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Beauty & Health, From the Trainer

It’s All About the Latissimus Dorsi

By Ryan Unverzagt Welcome back all you faithful readers! October’s exercise is the “Lat Pulldown”. This exercise strengthens the largest muscle group of the back called the latissimus dorsi. A wide grip will help make this muscle work even harder which is why a longer bar is more beneficial. In this example, I used a Fitball to sit on. Most lat pull machines will have an adjustable seat and/or knee pads to anchor your legs during the pull down. Traditionally, this exercise was performed by pulling the bar behind the head and neck. I recommend pulling the bar to the front side of the body to protect the head, neck, and shoulders from potential injury. Whether you use a Fitball or not, the start position should look like Figure 1. A wide, overhand grip (as opposed to underhand used for a chin-up) should be utilized with your upper body slightly leaned back. Keep good posture and don’t let your lower back “round out”. Pull the bar down toward the upper chest – Figure 2. A common mistake is to pull the bar down past the chest into the lap. If you can do this before the weight stack hits the top, you need to select a heavier resistance. Try to touch the bar on your upper chest. It’s obvious that you need to use your arms to perform the pull down, however, you should also focus on using your back by squeezing the shoulder blades together, especially once the bar passes the chin. Maintain the same body position as you did when you started, meaning don’t lean back as you pull on the bar. If you find yourself doing this, choose a lighter resistance. Control the weight on the way back up. This part of the exercise is the most…

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Beauty & Health, From the Trainer

Put Your Weight Into It!

By Ryan Unverzagt Bodyweight training is nothing new, but I would like to discuss how you can integrate this type of training in your fitness routines. For centuries, man utilized his own bodyweight as a means to get stronger for battle which is one reason why our military still uses this type of training today. Bodyweight training uses the forces of gravity as a means of resistance without the need for barbells, dumbbells, kettlebells, etc. If you are searching for a change in your exercise routine, just try using your own bodyweight. The best thing about training this way is that you can do it anywhere. No more excuses of why you didn’t get to the gym this week. Below is a sample bodyweight workout: Jumping Jacks……………..  3 x 50 repetitions Squats………………………  3 x 25 Mountain Climbers…………  3 x 50 Pushups…………………….  3 x 20 Situps………………………  3 x 25 Front Hover (Plank)……….   3 x 30 seconds Alternating Forward Lunge… 3 x 24 repetitions Squat Jumps………………… 3 x 15 Let me explain a few of the exercises above. Mountain climbers are performed in the pushup position by bending your hip and knee with one foot forward and underneath you while the opposite leg is straight. Bodyweight should be evenly distributed through each hand and foot. Next, switch foot positions rapidly by “jumping” and alternating the landing position. Try to keep your hips level with the rest of your body. Arms stay straight as your feet do the work. Each alternation counts as a repetition. Make sense? I hope so because that’s a hard one to describe on paper. The front hover or plank is similar to the pushup position except that you will support your upper body with the forearms (elbows directly under the shoulders) and your feet together. Try not to…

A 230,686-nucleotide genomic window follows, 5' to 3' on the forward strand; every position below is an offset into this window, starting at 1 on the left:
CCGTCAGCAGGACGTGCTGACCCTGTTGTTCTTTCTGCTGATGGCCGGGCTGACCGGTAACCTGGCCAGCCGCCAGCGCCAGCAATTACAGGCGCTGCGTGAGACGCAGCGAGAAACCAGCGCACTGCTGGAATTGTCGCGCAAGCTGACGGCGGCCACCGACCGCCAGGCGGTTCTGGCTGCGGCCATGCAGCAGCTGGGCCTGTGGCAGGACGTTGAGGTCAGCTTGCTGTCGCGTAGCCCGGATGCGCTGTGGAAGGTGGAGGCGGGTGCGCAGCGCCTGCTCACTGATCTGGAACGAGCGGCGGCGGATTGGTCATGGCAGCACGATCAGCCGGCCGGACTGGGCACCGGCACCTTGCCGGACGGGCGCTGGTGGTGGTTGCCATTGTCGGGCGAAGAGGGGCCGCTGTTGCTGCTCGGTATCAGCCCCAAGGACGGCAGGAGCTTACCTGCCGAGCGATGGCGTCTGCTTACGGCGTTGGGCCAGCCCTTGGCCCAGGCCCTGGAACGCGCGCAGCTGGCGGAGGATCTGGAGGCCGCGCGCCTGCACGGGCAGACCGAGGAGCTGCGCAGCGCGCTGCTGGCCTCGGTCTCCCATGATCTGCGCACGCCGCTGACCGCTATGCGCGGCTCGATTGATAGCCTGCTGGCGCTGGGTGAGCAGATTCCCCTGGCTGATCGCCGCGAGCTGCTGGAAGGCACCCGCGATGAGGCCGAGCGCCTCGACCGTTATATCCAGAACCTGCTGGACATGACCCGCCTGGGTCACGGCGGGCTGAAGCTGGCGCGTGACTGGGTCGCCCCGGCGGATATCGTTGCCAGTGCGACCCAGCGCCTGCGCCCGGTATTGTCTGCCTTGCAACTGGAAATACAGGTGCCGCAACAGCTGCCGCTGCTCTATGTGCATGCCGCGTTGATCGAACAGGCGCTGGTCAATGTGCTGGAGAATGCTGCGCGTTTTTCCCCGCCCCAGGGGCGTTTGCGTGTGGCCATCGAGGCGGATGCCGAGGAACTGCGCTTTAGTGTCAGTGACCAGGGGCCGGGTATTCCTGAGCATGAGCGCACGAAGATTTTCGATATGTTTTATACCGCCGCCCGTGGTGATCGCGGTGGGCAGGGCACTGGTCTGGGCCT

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Beauty & Health, From the Trainer

Keeping It Cool with the FitBall Plank

By Ryan Unverzagt Welcome back all you faithful readers! I hope you enjoyed the Weight Plate Lunge from last month and are managing well in the heat. This month’s exercise is the FitBall Plank. This is an isometric exercise (no sweating with this one) in which the objective is to hold your muscle contractions to prevent movement. Typically when you think of exercising, you think of moving. However, you might be surprised how difficult this is with minimal movement. The FitBall Plank is a challenging exercise for not only your core, but also the triceps, shoulders, hips, and quadriceps. Here is the setup: Lie face down on top of a FitBall with your forearms underneath your chest. (see photo). Place the feet about hip-width apart. Slowly push yourself up off the ball until your elbows are beneath your shoulders. The hips should also rise even with the rest of the body. Hold this “plank” position for at least 20 seconds to start, then progress to longer holds. Remember to breathe normal and do not hold your breath. You can crank up the intensity by adding small (2-3 inches) forward/backward or side-to-side forearm movements. You can also try “drawing” shapes such as circles, squares, triangles, or even spell the alphabet. Another way to change difficulty level is to adjust your foot width. A wider base will provide more stability and narrow placement (feet together) will be less stable. Because the FitBall is such a versatile piece of equipment, I will be sharing more of these exercises in future articles. I urge you incorporate more FitBall training into your workouts.